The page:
Wetting of brushes by polymer melts

J. Maas

    Research output: Thesisinternal PhD, WU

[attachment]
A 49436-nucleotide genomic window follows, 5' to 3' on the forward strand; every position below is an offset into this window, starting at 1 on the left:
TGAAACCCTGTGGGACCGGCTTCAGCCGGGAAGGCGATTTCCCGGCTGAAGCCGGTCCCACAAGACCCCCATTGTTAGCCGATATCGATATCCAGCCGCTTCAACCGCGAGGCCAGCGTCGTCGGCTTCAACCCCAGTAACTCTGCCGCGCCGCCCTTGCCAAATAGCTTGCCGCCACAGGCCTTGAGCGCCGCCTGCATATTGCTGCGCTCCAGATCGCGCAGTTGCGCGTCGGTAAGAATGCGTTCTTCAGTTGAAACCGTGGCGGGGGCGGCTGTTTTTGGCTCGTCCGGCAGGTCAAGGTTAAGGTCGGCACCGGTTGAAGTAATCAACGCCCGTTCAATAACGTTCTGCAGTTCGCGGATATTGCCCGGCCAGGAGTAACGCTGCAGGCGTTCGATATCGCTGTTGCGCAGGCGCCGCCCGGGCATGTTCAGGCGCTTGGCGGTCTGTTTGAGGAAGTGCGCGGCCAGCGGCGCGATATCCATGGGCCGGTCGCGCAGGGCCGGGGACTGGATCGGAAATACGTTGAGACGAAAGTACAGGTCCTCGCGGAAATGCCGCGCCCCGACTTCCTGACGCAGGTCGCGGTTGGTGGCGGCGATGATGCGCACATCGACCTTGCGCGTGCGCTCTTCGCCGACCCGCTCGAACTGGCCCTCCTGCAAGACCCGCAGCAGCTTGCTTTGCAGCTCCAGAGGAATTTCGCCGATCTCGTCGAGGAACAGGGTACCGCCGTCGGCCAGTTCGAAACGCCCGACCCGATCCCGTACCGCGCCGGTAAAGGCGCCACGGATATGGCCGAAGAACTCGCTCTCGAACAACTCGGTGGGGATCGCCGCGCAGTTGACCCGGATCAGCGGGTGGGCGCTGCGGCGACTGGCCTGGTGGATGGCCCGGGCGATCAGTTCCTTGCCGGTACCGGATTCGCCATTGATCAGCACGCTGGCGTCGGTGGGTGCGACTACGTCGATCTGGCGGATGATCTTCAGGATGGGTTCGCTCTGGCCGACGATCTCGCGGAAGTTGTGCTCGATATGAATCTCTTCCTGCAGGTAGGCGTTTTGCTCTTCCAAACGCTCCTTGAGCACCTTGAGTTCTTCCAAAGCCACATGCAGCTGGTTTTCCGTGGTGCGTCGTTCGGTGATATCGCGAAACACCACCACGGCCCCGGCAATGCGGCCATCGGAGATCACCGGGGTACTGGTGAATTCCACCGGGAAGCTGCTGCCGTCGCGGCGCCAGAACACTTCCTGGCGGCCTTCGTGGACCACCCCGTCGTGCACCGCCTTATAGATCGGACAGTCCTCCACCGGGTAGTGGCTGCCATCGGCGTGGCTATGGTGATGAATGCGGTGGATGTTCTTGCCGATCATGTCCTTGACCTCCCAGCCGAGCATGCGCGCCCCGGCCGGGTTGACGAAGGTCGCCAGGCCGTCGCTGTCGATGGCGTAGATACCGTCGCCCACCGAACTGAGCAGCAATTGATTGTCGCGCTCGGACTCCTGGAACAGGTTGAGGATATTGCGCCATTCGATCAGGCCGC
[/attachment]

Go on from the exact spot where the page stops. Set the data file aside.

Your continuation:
Abstract